While addressing the 2021 African Union Summit earlier this year, President Biden called on the United States to work together with African nations “to advance our shared vision of a better future.” At MCC, we are doing just that.
Since the agency’s founding in 2004, MCC has invested more than $9 billion in grant funding across 23 countries in Africa. MCC’s programs—designed and implemented in partnership with the countries themselves—tackle constraints to economic growth and include work with governments to address policy and institutional reforms that are responsive to the needs of their citizens. Together with partner countries, we have built and upgraded roads, increased access to reliable and affordable electricity, supported agriculture and irrigation, and provided people with greater access to clean water, education, and healthcare services.
MCC is continuing to innovate for the benefit of our partners. On May 17, MCC signed a cooperative agreement with the West African Power Pool (WAPP), a cooperation of the national electricity companies in West Africa under the auspices of the Economic Community of West African States (ECOWAS). For MCC this is a first-of-its kind agreement with a regional institution and will allow the agency to leverage the expertise, broad network and knowledge of the WAPP as we work on a potential regional program to connect the power sectors of Burkina Faso and Côte d’Ivoire.
The ability to support cross-border regional programs like this is relatively new for MCC and recognizes the importance of regional integration. If successful, this potential regional program could expand electricity access in both countries and improve a key economic constraint in the region—the lack of access to reliable and affordable power.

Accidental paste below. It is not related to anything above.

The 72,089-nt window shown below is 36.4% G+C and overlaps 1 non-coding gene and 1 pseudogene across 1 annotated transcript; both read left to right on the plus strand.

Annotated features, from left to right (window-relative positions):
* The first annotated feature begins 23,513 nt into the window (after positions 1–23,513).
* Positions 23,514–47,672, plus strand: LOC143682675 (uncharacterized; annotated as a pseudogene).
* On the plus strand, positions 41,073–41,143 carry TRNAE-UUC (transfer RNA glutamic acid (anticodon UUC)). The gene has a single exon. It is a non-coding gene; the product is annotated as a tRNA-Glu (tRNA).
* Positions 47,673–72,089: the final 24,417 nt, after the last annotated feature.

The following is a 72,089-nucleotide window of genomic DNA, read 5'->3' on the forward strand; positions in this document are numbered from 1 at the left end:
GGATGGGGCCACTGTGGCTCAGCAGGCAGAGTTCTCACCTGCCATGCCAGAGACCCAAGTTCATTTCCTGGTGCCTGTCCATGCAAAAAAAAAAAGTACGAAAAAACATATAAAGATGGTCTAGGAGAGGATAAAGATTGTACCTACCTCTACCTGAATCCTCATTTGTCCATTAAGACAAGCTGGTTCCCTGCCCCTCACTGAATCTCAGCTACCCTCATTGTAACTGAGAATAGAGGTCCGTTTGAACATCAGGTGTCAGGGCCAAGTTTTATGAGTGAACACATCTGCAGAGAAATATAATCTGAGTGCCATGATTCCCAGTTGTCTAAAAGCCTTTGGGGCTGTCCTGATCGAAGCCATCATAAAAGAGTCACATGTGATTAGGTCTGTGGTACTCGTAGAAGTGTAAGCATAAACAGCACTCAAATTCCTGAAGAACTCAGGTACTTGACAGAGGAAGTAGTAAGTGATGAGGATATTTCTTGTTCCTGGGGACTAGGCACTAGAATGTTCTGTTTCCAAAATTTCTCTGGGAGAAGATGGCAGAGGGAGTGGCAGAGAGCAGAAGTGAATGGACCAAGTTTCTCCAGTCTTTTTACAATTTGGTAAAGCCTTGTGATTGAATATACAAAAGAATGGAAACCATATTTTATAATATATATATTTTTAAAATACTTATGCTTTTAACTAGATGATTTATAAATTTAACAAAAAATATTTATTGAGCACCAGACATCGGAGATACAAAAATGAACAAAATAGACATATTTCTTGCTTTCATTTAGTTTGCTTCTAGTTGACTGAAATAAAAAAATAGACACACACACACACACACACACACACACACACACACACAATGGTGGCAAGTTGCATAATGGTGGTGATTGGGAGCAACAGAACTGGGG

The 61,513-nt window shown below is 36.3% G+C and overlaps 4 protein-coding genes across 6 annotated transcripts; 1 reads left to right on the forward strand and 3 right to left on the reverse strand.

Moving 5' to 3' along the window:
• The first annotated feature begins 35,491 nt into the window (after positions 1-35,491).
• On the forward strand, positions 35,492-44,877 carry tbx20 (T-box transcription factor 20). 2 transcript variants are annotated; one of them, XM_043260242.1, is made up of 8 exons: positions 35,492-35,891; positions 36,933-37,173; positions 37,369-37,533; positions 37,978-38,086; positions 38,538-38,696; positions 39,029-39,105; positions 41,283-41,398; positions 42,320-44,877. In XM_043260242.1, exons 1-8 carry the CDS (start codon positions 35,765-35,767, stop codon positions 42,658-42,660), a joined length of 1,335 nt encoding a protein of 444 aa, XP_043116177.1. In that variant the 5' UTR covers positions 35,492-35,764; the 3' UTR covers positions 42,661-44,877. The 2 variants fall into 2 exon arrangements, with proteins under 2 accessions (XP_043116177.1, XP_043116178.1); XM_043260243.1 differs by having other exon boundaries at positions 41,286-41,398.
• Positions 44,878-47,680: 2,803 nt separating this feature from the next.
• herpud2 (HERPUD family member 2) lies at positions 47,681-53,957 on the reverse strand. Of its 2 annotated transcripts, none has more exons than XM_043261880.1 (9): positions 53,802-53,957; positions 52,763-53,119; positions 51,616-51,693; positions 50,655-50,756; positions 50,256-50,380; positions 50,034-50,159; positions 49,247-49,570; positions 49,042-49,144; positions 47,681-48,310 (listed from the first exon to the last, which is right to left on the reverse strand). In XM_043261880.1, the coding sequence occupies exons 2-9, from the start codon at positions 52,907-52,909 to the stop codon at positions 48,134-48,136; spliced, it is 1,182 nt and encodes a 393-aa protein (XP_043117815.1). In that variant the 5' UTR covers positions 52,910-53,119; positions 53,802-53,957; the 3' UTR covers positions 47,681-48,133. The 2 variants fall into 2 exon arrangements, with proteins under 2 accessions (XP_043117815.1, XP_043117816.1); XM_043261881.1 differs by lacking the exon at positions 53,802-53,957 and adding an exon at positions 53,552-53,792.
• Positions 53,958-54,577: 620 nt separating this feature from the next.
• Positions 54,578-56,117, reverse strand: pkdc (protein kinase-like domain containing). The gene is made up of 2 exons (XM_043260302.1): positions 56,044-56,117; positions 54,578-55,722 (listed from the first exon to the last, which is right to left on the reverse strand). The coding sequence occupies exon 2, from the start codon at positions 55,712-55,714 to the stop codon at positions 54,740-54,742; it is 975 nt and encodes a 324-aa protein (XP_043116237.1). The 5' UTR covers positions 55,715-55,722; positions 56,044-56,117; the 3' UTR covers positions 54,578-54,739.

As the Acting CEO of MCC and a naturalized American who was born and raised in Africa, my commitment is both professional and personal. Traveling across the continent, the talent, ambition, and the energy of African youth is undeniable. It is clear that Africa is on the cusp of transformative growth, with the digital transformation as one powerful example. At the same time, the COVID-19 pandemic has reversed years of progress across key systems; climate change and extreme weather volatility are contributing to violent conflicts, increases in food insecurity, malnutrition and health challenges, and threatening the livelihoods of an entire generation. Moreover, economic growth and access to innovative financial tools remain unequal, marginalizing women, the key engine of the African socio-economic fabric.
As the Acting CEO of MCC and a naturalized American who was born and raised in Africa, my commitment is both professional and personal. —Mahmoud Bah, Acting CEO of MCCA robust, African-led COVID-19 recovery plan that is endorsed by key international development and African regional institutions is critical to overcoming the challenges facing Africa. This is urgent work, and although recent IMF data shows that African economies contracted by an average of 2.6 percent in 2020 for the first time in 25 years and forecasts show growth on the continent will be slower than the global average, it remains imperative that tackling these challenges will require steadfast commitment and accountability, both within the continent and from external partners.
MCC is well-positioned to accompany partner countries as they get back on their feet. MCC’s investments in infrastructure—combined with the agency’s ability to leverage investments to press for policy and institutional reforms that unlock private sector opportunities—will continue to be essential for kick-starting economic growth in partner countries.
I continue to be inspired by the commitment and hard work of MCC partner countries. I thank the staff of the MCC accountable entities, MCC staff in the field, as well as our partners from government, the private sector and civil society. Africa Day is a wonderful reminder of the importance of unity and solidarity—within societies at the national level, across countries on the continent, and with the international community. It is only through a collaborative approach that we will achieve a sustainable and inclusive recovery from COVID-19. As an American with African roots, I believe that, together, we can build a brighter future for Africa and its people.